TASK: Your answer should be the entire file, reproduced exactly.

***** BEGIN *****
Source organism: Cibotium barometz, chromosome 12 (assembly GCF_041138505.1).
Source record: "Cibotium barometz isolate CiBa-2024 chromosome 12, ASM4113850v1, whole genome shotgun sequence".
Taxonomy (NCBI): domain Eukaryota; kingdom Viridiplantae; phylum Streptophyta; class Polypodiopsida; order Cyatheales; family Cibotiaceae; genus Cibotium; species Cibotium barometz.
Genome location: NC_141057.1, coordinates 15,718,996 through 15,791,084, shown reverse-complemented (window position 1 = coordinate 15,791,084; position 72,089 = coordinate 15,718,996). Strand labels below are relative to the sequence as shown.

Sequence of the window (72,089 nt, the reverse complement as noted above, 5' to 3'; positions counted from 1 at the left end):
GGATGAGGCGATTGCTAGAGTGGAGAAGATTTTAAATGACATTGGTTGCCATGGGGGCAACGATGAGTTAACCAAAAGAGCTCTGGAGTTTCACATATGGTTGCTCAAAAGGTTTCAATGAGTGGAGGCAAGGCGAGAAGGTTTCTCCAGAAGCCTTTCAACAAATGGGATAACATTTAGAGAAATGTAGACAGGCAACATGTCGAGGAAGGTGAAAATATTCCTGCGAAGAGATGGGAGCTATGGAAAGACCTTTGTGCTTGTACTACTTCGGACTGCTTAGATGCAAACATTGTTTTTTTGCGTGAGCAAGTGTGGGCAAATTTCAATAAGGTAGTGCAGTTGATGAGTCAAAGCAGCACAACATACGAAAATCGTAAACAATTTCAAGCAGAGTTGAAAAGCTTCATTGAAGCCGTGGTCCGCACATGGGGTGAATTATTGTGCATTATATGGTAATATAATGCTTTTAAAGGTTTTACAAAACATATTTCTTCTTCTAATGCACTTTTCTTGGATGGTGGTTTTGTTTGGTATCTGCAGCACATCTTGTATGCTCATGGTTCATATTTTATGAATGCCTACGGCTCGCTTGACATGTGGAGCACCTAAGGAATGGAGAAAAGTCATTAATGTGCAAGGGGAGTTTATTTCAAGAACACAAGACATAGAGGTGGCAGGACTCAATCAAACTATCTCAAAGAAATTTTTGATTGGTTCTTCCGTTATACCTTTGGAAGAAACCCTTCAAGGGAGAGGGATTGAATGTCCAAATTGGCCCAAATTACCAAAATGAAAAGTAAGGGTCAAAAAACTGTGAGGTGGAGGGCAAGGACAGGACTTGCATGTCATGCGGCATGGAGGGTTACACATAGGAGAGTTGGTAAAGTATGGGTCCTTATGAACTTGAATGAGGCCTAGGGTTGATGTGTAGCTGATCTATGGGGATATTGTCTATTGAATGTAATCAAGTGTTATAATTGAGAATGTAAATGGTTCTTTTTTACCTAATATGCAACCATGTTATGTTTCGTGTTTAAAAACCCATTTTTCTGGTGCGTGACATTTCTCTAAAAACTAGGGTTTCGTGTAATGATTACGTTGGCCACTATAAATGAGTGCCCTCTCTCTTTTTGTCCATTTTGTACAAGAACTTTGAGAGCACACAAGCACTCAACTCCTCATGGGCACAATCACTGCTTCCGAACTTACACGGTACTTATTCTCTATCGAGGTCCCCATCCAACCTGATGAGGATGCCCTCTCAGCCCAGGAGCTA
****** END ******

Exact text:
Source organism: Cibotium barometz, chromosome 12 (assembly GCF_041138505.1).
Source record: "Cibotium barometz isolate CiBa-2024 chromosome 12, ASM4113850v1, whole genome shotgun sequence".
Taxonomy (NCBI): domain Eukaryota; kingdom Viridiplantae; phylum Streptophyta; class Polypodiopsida; order Cyatheales; family Cibotiaceae; genus Cibotium; species Cibotium barometz.
Genome location: NC_141057.1, coordinates 15,718,996 through 15,791,084, shown reverse-complemented (window position 1 = coordinate 15,791,084; position 72,089 = coordinate 15,718,996). Strand labels below are relative to the sequence as shown.

Sequence of the window (72,089 nt, the reverse complement as noted above, 5' to 3'; positions counted from 1 at the left end):
GGATGAGGCGATTGCTAGAGTGGAGAAGATTTTAAATGACATTGGTTGCCATGGGGGCAACGATGAGTTAACCAAAAGAGCTCTGGAGTTTCACATATGGTTGCTCAAAAGGTTTCAATGAGTGGAGGCAAGGCGAGAAGGTTTCTCCAGAAGCCTTTCAACAAATGGGATAACATTTAGAGAAATGTAGACAGGCAACATGTCGAGGAAGGTGAAAATATTCCTGCGAAGAGATGGGAGCTATGGAAAGACCTTTGTGCTTGTACTACTTCGGACTGCTTAGATGCAAACATTGTTTTTTTGCGTGAGCAAGTGTGGGCAAATTTCAATAAGGTAGTGCAGTTGATGAGTCAAAGCAGCACAACATACGAAAATCGTAAACAATTTCAAGCAGAGTTGAAAAGCTTCATTGAAGCCGTGGTCCGCACATGGGGTGAATTATTGTGCATTATATGGTAATATAATGCTTTTAAAGGTTTTACAAAACATATTTCTTCTTCTAATGCACTTTTCTTGGATGGTGGTTTTGTTTGGTATCTGCAGCACATCTTGTATGCTCATGGTTCATATTTTATGAATGCCTACGGCTCGCTTGACATGTGGAGCACCTAAGGAATGGAGAAAAGTCATTAATGTGCAAGGGGAGTTTATTTCAAGAACACAAGACATAGAGGTGGCAGGACTCAATCAAACTATCTCAAAGAAATTTTTGATTGGTTCTTCCGTTATACCTTTGGAAGAAACCCTTCAAGGGAGAGGGATTGAATGTCCAAATTGGCCCAAATTACCAAAATGAAAAGTAAGGGTCAAAAAACTGTGAGGTGGAGGGCAAGGACAGGACTTGCATGTCATGCGGCATGGAGGGTTACACATAGGAGAGTTGGTAAAGTATGGGTCCTTATGAACTTGAATGAGGCCTAGGGTTGATGTGTAGCTGATCTATGGGGATATTGTCTATTGAATGTAATCAAGTGTTATAATTGAGAATGTAAATGGTTCTTTTTTACCTAATATGCAACCATGTTATGTTTCGTGTTTAAAAACCCATTTTTCTGGTGCGTGACATTTCTCTAAAAACTAGGGTTTCGTGTAATGATTACGTTGGCCACTATAAATGAGTGCCCTCTCTCTTTTTGTCCATTTTGTACAAGAACTTTGAGAGCACACAAGCACTCAACTCCTCATGGGCACAATCACTGCTTCCGAACTTACACGGTACTTATTCTCTATCGAGGTCCCCATCCAACCTGATGAGGATGCCCTCTCAGCCCAGGAGCTA